As dressmakers, tailors, alteration specialists, designers, purveyors of goods and services, etc. we are not doing anything new. Rather, it is our voice and how we do it that makes what we offer interesting and valuable. It has been suggested that we are part of a dying trade. Maybe. But, unlike the blacksmith who lost his livelihood to the advent and popularity of the automobile, people still wear clothes, as well as need and use many other sewn products (i.e. pillows, curtains, tents, etc.). What has changed is how people get their sewn goods.

    Even so, in spite of the “casualization” of dress and outsourcing of sewing to cheaper labor markets, there remains a population who have unique desires and needs and who want customized/unique goods with personalized service. Furthermore, they have the resources to pay. To this population, we offer the breadth and depth of our skill and talent, our “voice” if you will. They will find it interesting and valuable - if they can find us.

    May 2016 find you with great books on your reading table, interesting projects in your studio, extra profits in your bank account and an amazing “voice”

    Written by Debra Utberg, President

  • 09/06/2015 3:10 PM | Anonymous

    We have some very exciting news for you – ASDP has a new chapter – the Metro Detroit Chapter!

    The ASDP-Metro Detroit Chapter was installed in June. This chapter services the entire Metropolitan Detroit area and runs its operations in donated space from PonyRide, a small business incubator located in Detroit MI. The chapter was installed with five members. They are Monica Minor, Kenyetta Caldwell, Brenna Lane, Kathleen Tootell and Maxine Jackson. Monica Minor serves as the President of this chapter. This is their vision statement:

    “To unify people while bringing new opportunities, new outlooks and new exposure to sewing and design professionals within the Metropolitan Detroit area.”

    Monica says: “The chapter considers itself a unique addition to the association. Metro Detroit has tons of hidden talent in the sewing and design profession; one of our goals is to bring exposure to that talent.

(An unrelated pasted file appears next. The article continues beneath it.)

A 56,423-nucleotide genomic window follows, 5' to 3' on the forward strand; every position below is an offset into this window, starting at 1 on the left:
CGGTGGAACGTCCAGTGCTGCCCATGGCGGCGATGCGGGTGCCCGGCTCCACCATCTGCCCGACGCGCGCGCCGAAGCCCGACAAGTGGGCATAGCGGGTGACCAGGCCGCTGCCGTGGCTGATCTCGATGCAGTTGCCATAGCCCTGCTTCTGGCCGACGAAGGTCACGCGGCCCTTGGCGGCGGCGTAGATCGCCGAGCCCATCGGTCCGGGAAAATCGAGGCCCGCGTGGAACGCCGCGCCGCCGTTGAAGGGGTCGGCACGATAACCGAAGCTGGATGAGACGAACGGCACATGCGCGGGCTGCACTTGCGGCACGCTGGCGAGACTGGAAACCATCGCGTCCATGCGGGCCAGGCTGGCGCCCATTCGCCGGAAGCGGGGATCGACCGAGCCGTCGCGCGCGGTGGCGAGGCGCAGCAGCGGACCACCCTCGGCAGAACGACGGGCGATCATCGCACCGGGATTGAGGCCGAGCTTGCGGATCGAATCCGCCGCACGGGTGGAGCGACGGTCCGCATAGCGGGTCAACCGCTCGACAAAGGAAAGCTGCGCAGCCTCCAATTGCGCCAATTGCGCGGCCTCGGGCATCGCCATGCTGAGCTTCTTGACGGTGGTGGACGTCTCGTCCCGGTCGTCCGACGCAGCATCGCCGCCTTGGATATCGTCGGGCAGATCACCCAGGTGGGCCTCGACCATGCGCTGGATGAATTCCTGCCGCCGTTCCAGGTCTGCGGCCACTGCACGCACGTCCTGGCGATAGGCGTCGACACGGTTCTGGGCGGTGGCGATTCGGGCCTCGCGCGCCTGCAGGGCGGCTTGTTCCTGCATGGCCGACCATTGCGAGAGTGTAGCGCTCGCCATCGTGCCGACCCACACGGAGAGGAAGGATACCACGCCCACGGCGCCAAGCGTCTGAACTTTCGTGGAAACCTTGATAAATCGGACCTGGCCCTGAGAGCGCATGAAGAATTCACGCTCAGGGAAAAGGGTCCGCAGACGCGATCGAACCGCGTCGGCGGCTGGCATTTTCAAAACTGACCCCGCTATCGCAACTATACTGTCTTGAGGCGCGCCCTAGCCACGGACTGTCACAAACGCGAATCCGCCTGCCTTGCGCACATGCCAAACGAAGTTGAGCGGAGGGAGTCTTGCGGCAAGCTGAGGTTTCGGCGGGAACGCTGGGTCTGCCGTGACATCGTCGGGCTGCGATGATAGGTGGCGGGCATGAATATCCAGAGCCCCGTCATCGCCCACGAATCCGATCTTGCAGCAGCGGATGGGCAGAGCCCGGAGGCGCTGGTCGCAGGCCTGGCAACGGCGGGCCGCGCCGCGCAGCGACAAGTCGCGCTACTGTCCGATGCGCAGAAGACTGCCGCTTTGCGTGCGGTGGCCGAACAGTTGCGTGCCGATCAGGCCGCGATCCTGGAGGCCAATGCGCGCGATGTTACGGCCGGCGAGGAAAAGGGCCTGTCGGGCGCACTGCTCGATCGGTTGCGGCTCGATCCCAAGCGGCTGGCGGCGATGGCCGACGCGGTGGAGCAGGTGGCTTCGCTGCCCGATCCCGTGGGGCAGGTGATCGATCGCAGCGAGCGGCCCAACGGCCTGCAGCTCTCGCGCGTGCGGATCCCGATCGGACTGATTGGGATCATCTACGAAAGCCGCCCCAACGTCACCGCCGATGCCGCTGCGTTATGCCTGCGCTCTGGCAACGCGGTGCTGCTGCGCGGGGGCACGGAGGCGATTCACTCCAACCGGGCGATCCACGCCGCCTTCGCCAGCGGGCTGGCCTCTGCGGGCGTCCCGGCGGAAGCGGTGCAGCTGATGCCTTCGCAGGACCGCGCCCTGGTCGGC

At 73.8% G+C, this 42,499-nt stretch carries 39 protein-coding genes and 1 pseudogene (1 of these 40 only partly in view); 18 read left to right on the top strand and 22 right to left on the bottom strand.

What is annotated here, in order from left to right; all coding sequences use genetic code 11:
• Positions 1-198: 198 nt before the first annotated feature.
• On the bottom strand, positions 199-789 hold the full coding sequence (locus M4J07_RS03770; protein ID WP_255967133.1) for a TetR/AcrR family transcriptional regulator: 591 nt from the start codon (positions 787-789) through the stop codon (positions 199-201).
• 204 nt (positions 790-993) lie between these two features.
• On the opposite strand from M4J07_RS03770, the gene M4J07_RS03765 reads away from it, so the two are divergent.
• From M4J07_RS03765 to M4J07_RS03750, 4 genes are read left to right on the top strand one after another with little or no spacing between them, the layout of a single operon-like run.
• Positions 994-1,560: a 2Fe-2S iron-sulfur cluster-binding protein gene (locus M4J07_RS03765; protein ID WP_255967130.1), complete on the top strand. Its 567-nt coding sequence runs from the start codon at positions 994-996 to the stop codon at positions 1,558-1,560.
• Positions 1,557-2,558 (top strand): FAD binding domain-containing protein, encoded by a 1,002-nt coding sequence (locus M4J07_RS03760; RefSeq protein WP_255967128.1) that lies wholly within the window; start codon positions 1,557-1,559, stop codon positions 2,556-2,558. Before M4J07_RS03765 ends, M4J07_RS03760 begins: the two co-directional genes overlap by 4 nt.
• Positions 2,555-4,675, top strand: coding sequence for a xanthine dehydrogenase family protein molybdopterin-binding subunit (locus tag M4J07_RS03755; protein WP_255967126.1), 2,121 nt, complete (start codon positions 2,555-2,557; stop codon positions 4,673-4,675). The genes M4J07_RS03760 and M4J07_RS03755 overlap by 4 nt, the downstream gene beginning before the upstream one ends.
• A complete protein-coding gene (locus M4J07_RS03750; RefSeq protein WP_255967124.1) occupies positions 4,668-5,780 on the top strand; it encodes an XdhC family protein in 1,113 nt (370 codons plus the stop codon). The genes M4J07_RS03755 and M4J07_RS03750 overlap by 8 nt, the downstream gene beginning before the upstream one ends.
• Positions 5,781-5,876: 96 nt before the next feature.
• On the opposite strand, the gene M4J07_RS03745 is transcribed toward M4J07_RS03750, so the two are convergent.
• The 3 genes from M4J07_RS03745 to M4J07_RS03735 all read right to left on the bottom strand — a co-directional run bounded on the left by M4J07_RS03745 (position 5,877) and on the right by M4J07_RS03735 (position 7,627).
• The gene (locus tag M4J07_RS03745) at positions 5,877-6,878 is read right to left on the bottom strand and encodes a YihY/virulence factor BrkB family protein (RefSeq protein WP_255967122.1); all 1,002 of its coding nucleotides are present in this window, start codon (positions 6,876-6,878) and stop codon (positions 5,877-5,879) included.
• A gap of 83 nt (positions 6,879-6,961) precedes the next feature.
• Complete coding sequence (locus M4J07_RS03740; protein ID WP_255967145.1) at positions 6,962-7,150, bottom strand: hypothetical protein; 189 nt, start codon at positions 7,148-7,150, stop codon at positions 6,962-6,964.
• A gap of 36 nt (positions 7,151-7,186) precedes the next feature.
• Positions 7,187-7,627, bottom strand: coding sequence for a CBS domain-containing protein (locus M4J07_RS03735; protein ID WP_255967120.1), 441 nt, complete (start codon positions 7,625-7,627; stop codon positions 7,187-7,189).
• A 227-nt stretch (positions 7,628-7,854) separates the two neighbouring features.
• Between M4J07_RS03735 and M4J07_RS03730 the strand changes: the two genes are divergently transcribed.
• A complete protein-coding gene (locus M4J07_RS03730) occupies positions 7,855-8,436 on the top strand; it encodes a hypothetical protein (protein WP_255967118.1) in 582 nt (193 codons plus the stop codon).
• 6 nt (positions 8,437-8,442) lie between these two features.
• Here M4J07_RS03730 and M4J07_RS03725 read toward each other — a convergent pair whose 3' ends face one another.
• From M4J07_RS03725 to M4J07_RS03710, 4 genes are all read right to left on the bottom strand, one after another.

Additionally, we are invested in preserving the integrity of our profession. With that, we aim to host several trainings, workshops, seminars, etc. aimed at (a) increasing our knowledge and skills and (b) fine- tuning and polishing up our business ethics and skills. Finally, we intend to start a program within our chapter that is aimed at mentoring our students of fashion for the future. The goal would be to recruit at the college student level with the intent of maturing the student members onto the intern level and to the professional member level. This will not only enhance the talent in the Metro Detroit area for our industry, but will ideally create a future generation of leaders for the chapter and association. All of these initiatives are obviously at the premature stages of planning and development, but we feel that this is where we should start to be of best service for the industry in this area via the association. “The remainder of the year’s meetings will serve as planning meetings as our core team of 5 also serves as our planning committee. We plan to ‘reintroduce’ the chapter with a huge Membership Drive meeting in January 2016. We should have the date set within the next couple of weeks. We will be advertising substantially to ensure a huge presence at this meeting. We also will have a presence at the American Sewing Expo with a booth which is in September in Novi MI where we will provide information about the association and our chapter.”

    Susan Khalje has invited the Baltimore Chapter to her gallery for their first meeting of the new program year. She’ll be talking about lace and showing members lots of beautiful examples. An added bonus - Alice from Mendel Goldberg will also be there, so they’ll have the opportunity to see (and purchase!) her gorgeous fabrics. The Chapter is going to be focusing on ‘Topnotch Techniques’ this year to encourage members to participate in their Chapter’s evaluation program.

    The British Columbia Society has been extremely busy getting ready for their Sew-Ed Conference in September. They have a great working team there, and all are working together for the common goal of a successful event in advance of the 2016 ASDP conference in Vancouver.